Encyclopædia Britannica, Ninth Edition/Demmin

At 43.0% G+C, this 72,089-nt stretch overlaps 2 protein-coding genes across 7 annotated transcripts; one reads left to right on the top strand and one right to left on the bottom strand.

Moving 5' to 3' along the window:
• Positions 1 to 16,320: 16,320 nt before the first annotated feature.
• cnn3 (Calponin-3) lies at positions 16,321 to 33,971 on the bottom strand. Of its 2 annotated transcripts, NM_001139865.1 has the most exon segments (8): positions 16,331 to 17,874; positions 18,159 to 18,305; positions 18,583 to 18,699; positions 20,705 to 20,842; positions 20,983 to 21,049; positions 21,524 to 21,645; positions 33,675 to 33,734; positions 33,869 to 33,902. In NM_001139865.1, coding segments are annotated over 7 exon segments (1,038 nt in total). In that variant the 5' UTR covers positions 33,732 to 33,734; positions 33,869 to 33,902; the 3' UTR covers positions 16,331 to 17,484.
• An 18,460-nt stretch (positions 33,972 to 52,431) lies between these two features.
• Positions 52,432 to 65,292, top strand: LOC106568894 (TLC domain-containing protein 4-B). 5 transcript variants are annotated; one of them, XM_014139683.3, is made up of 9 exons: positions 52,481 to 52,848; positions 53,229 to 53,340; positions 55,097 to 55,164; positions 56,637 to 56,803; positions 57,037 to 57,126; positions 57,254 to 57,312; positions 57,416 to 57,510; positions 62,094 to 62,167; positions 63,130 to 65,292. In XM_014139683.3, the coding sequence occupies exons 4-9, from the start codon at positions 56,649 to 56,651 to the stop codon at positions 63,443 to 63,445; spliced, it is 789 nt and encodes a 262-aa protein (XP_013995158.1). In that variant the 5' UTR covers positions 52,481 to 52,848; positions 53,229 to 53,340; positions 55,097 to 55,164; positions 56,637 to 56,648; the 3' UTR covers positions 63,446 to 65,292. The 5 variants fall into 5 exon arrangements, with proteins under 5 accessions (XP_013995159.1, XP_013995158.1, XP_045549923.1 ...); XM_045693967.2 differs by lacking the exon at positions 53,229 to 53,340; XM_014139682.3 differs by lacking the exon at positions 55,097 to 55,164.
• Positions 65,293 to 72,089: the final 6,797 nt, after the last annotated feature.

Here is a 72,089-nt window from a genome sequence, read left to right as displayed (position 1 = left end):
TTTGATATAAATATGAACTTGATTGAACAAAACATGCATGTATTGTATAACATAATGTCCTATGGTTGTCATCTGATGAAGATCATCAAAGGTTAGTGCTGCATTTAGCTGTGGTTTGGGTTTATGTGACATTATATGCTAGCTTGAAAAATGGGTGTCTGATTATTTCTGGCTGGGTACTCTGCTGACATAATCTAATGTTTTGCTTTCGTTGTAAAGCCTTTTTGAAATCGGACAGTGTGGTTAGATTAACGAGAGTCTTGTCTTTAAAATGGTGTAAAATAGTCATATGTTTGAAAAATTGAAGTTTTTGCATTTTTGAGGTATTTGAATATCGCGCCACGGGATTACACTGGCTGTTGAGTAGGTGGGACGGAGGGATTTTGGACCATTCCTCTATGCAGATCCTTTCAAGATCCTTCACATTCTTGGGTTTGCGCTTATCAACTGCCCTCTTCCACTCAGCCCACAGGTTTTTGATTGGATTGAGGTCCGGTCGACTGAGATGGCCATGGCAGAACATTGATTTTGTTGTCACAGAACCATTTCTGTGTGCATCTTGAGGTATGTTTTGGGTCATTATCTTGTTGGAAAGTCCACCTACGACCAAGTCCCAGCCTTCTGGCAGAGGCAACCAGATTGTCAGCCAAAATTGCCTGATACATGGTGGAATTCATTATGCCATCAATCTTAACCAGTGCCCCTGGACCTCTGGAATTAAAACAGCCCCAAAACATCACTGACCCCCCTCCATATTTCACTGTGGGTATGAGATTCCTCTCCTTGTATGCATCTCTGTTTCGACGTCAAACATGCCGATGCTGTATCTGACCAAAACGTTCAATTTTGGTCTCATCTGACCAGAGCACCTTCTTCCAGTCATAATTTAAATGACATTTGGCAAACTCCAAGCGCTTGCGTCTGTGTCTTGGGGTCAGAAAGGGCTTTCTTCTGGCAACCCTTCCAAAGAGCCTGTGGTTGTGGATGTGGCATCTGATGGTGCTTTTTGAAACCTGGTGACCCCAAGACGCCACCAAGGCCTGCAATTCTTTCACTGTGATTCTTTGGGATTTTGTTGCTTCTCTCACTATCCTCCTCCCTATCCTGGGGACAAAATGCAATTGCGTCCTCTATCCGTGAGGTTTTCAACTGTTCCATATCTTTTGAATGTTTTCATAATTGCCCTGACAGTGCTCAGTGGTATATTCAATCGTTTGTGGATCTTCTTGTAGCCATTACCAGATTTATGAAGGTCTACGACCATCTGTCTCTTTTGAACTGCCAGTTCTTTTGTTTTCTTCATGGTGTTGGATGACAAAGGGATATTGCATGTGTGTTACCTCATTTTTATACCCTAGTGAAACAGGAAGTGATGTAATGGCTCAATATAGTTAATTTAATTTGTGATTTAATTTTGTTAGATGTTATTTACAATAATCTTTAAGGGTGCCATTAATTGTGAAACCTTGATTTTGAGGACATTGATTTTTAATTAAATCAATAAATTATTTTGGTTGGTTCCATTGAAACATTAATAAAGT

DEMMIN, a town of Prussia, at the head of a circle in the government of Stettin, is situated on the Peene, which in the immediate neighbourhood receives the Trebel and the Tollense, 72 miles W.N.W. of Stettin. It has manu factures of woollen cloths, linens, hats, and hosiery, besides breweries, distilleries, and tanneries, and an active trade in corn and timber. Demmin is a town of Slavonian origin and of considerable antiquity, and was a place of importance in the time of Charlemagne. It was besieged by a German army in 1148, and captured by Henry the Lion in 1164. In the Thirty Years War it was the object of frequent conflicts, and even after the Peace of Westphalia was taken and retaken in the contest between the electoral prince and the Swedes. It passed to Prussia in 1720, and its fortifications were destroyed in 1759. In 1807 several engagements took place in the vicinity between the French and Russians. Population in 1875, 9856.